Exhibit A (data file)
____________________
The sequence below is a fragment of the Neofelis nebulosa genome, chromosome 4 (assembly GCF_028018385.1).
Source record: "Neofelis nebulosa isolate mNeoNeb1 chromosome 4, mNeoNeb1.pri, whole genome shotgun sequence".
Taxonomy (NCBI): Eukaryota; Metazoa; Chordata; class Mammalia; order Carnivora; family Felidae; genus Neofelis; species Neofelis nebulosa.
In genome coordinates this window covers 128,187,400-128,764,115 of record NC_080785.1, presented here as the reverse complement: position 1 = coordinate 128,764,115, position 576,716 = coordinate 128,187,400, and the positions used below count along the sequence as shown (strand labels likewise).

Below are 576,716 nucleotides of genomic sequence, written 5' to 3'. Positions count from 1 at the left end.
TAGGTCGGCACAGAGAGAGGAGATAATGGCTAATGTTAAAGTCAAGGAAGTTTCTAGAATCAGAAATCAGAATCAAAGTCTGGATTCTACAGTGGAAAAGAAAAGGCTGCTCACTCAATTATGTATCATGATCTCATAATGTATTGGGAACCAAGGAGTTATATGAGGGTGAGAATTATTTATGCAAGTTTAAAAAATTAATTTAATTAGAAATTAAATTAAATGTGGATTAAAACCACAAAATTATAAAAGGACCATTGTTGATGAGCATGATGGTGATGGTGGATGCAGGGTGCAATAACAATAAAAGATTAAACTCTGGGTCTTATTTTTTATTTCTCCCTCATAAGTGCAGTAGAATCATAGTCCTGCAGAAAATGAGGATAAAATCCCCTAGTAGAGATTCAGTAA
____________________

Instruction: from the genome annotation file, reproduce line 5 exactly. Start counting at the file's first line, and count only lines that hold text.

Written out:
Below are 576,716 nucleotides of genomic sequence, written 5' to 3'. Positions count from 1 at the left end.